Things to love in Taiwan
What to do in Taiwan: Discover more with our hand-picked experiences & highlights
Taroko National Park is focused on a famous landmark - the world’s deepest marble gorge, which carves through a landscape of crags and waterfalls for 19km. As you walk its web of excellent trails you may meet members of the region’s indigenous tribe, or see some of its wildlife - and wherever you wander, you’re guaranteed superb views.
Take a trip through the forests of Alishan National Park on one of the world’s last mountain railways, trundling along a narrow gauge line over wooden bridges and up switchbacks, and rising to witness dawn break over the mountains of Yushan.
Experience monastic life without the daytrippers during this overnight stay at the Fo Guang Shan Monastery, Taiwan's largest Buddhist monastery. The complex attracts many visitors keen to see one of the world's biggest Buddha statues, but after closing time you'll have the chance to interact with the monks and nuns, as well as practising meditation and calligraphy.
Discover your Taiwan
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The Selective difference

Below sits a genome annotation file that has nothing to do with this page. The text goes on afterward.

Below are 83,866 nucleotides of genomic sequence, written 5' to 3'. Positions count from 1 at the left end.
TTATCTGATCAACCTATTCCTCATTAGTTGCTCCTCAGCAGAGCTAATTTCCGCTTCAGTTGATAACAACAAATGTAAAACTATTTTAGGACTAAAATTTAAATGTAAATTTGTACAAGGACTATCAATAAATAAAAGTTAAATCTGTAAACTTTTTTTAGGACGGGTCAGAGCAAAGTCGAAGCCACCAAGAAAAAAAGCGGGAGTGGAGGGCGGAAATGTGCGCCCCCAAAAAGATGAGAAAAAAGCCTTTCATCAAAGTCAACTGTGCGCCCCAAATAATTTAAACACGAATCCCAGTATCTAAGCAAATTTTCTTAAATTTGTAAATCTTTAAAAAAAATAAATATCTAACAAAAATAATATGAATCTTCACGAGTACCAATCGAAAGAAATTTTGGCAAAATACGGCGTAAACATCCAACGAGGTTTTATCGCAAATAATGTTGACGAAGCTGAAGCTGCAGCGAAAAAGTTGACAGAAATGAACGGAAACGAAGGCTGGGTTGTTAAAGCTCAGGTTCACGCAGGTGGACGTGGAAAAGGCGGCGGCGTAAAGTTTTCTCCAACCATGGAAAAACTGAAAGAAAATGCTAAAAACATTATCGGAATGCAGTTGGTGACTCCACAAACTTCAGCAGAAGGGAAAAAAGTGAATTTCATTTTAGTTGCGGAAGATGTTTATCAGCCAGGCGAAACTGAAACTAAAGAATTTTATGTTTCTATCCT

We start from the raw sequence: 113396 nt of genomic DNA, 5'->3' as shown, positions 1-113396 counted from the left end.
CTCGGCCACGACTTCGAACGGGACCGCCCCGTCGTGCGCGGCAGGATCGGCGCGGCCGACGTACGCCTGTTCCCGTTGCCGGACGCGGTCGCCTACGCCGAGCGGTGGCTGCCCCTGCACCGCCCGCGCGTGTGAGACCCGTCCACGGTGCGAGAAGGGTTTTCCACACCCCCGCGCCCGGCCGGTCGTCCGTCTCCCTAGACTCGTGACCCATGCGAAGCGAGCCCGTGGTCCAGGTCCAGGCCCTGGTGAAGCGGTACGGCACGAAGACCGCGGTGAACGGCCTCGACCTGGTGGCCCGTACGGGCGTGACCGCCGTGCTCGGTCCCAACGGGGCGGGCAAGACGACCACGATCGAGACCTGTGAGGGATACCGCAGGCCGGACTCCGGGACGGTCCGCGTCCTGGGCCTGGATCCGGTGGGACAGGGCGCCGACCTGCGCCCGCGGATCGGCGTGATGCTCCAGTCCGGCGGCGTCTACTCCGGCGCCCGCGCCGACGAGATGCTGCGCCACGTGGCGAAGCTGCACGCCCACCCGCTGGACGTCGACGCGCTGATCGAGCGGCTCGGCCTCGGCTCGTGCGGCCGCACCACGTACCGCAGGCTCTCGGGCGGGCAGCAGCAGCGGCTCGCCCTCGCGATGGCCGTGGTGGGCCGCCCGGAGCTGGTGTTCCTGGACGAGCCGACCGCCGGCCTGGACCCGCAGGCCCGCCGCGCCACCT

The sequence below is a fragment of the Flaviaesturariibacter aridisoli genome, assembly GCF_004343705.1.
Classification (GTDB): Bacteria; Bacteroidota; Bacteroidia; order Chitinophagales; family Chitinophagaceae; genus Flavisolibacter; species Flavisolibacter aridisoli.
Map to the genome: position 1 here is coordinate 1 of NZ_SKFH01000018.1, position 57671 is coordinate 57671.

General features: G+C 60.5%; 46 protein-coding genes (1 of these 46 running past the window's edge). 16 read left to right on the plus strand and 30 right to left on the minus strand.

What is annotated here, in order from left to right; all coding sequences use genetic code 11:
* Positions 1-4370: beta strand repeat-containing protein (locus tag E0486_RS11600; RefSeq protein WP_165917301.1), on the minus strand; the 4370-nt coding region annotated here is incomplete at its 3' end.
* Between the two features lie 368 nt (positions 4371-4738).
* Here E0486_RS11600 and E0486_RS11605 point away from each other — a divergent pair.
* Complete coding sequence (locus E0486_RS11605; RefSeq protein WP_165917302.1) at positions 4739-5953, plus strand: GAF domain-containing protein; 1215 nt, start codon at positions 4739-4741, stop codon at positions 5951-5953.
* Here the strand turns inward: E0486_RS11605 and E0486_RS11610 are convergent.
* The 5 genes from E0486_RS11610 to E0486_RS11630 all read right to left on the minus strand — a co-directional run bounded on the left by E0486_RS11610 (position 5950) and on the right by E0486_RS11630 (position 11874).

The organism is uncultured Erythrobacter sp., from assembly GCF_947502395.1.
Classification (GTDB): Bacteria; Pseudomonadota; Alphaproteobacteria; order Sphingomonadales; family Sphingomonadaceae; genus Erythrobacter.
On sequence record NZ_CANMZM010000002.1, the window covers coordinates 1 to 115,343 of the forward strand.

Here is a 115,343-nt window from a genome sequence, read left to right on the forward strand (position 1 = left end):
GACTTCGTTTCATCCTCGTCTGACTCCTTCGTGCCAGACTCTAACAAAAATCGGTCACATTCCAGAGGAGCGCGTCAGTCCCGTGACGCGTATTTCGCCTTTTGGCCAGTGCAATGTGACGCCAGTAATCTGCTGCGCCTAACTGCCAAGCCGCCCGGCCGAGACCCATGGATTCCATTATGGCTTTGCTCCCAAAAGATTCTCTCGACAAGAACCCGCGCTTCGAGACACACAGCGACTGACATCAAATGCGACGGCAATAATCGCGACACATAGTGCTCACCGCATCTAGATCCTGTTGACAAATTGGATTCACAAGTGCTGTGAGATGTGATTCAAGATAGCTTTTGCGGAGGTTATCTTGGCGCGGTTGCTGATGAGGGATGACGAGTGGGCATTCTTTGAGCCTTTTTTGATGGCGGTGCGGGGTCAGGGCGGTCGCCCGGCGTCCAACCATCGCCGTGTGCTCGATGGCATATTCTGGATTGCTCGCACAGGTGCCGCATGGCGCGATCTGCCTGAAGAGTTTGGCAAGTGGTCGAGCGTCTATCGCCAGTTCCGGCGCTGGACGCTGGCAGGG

With us, you are taken care of from enquiry until your reluctant homecoming. Your holiday is designed by a specialist who knows your destination first-hand. Throughout your travels, you'll have expert personal guides where requested & our full logistical support. And, it goes without saying, we'll be waiting to hear all about it once you're home.
Our Brighton-based Destination Specialists spend each day working closely with colleagues and partners across Asia. This ensures we stay several steps ahead when designing inspiring holidays, staying up to date and overcoming obstacles, which means your holiday will be crafted using both local and international expertise.
The welfare of our destinations and their communities is incredibly important to us. We are focused on ensuring that your money makes a positive impact, as often as possible, by supporting communities and wildlife conservation through dedicated initiatives and by very carefully choosing our partners in Asia.
We may be partial to the occasional bad pun, but we don’t joke around when it comes to designing first class travel experiences. Over 90% of our clients rate us 5/5 after their holiday, and we're not ashamed to crack a proud grin on behalf of our award-winning teams in the UK and Asia.
We know your time is precious, before and during your trip. We want you to have a smooth and relaxing experience so that your main concern on holiday will be whether to order noodles or rice. There will be no hidden extras, and your holiday will be orchestrated seamlessly by your Destination Specialist plus our local guides and behind-the-scenes crews in your destination.
Explore Taiwan's highlights